Well it wasn't exactly nowhere. It's been buried in dark Mother Earth since it's appearance last summer. The prior owners planted it so I often forget it's here. Atop the tall stem were several buds none of which were open.
I greeted it as the phrase, "The Eternal Return" crossed my mind. I've heard this phrase used but didn't really know what it meant. Later I went on-line and found articles referencing the eternal return in relation to philosophy, religion and science as well as a listing of movies and books utilizing the concept. I went straight to my head not necessarily a bad thing, but this foray did take me away from my experience. I printed out each piece and read. I read until I realized my reading was ultimately about proving I 'knew' what I was talking about when I wrote this story. I wanted to impress readers. I laid aside the articles and returned outside.
Two days later, five of eight buds were open. For several days we visited. The lily always brought a smile to my face. I was aware that all too soon it would return to Mother Earth. Then it occurred to me, what if Mother Earth and the soil are gifted in that return with the appreciative, loving energy shared by me, the birds and the above world the lily had experienced.
We think of flowers, or at least I do, as fragile but they're the ones that live in the dark most of the year then graced fully, arise to see what's going on in our world, to check out how we're doing, then let go, releasing their present form to return to Earth.
I imagine them watching us to see if we're paying attention. Do we see with our eyes, really see, the beauty, the depth and the lessons with which we're surrounded and provided?
I thought my story had ended. I hesitated posting it, still feeling pressure not knowing what "eternal return" really meant as opposed to my quaint philosophizing as an anonymous critic had just written me.
The week of the lily's resurrection, I discovered or had discover me, two dead emerald green, June bugs. I kept them side by side on the deck where they stayed never being moved by bird or breeze. Mindful that in the past year we've been witness to the burying of a fawn, fox, hawk and several birds, why would I not likewise honor these gem-like bugs?
It seemed natural to dig a small hole and bury the pair side by side at the base of the lily. As I dug, I sensed I was participating in sacred ritual. These were June bugs but they also looked like beetles, bugs symbolic of resurrection. The lily, one of the flowers associated with Mary and to me Great Love, would watch over two beetle-kin, a couple possibly. I smiled. Maybe this was what the Eternal Return meant for me, a continuing cycle of living in love, the giving and receiving of loving awareness between what felt like the bugs, the lilies and me, a holy trinity of sorts in my garden.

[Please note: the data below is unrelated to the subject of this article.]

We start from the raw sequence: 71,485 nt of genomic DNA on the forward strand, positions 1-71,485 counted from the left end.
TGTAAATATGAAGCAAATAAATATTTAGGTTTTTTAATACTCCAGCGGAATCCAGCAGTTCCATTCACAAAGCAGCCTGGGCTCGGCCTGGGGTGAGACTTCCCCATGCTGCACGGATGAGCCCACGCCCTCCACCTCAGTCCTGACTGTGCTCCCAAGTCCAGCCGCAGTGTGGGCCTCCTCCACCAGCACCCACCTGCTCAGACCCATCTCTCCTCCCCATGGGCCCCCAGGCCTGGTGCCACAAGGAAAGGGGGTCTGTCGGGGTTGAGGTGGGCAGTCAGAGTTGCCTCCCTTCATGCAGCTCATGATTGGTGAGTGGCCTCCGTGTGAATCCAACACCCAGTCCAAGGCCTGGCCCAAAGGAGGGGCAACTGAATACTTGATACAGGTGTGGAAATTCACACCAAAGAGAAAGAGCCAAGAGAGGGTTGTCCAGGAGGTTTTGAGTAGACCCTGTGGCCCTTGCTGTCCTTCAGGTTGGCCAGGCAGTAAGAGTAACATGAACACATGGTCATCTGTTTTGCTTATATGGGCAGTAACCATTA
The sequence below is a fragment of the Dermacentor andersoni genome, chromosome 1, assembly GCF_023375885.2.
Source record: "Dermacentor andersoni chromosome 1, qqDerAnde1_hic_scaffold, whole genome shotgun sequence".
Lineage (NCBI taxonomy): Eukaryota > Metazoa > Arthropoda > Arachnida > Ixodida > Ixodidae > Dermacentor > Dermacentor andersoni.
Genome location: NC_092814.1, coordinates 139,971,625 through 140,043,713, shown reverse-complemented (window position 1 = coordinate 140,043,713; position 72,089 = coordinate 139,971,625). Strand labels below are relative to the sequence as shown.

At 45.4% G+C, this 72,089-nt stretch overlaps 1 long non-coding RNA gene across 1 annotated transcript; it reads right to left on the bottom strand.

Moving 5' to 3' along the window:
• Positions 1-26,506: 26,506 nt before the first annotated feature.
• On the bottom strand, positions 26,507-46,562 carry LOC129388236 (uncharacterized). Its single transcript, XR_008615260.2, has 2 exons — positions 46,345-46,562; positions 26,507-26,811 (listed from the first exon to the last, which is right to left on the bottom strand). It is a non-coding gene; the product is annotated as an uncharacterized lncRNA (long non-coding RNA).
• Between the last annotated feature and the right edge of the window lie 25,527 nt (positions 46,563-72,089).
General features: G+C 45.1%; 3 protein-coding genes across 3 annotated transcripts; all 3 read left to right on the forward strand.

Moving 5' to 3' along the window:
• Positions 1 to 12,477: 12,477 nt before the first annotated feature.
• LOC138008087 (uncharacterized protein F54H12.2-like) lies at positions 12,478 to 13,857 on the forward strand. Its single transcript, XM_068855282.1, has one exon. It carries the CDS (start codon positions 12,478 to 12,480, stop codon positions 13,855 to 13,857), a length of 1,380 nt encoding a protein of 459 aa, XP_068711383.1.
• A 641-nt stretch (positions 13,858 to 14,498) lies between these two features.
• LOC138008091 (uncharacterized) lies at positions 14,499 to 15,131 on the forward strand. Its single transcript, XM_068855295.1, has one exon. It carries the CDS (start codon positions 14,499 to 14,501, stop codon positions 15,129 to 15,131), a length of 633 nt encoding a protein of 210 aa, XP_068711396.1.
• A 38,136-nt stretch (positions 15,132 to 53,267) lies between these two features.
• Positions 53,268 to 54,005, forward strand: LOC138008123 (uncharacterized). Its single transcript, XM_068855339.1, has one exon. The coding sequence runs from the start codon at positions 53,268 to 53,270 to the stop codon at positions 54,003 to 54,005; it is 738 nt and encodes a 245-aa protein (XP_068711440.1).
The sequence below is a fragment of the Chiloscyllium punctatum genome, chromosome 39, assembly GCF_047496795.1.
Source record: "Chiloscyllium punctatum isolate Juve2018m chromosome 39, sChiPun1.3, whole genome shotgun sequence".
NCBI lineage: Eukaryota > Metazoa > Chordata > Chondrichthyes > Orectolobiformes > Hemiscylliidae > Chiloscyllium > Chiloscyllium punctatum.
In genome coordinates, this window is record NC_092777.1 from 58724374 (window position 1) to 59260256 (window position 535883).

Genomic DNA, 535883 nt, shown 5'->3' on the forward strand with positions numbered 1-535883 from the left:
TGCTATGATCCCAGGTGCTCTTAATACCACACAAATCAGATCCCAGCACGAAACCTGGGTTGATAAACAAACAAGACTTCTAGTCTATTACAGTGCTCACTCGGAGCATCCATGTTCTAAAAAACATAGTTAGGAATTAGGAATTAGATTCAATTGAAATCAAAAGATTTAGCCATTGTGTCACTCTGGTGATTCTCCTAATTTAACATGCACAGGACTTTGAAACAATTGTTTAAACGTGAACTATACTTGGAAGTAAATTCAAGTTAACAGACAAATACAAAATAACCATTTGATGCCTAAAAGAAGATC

I thought this story complete until this weekend.
A week later, I find another June bug dead lying on my deck. I returned to the lily no longer its blooming self but still a slender stalk of green grace. I held the June bug. Something was different about this one. This June bug was headless. It held the perfect message for me regarding staying in my body and listening to experience.
I dug a third hole and buried this small but beautiful creature. Then as I patted
earth, my breath was taken. Two little heads poked up through Mother
Earth each a couple of inches tall, two more lilies.
What a beautiful gift of reciprocity and affirmation. I imagined Mother Earth honoring my burying of the least of her creatures, two June bugs, with the gift of two more lilies.
Then this morning I awoke hearing what sounded like esoteric, scriptural math, "The one (lily or Love) shall become two and the two (June bugs or male/female, being/doing) become three."
To me, this is the Eternal Return for Love is eternally returning, offering itself, waking me in each moment in the lilies, bugs and beings I meet.
The Plants, the Animals and We....a Holy Trinity gifted with the experience of love each new moment repeatedly.
What eternally returns for you?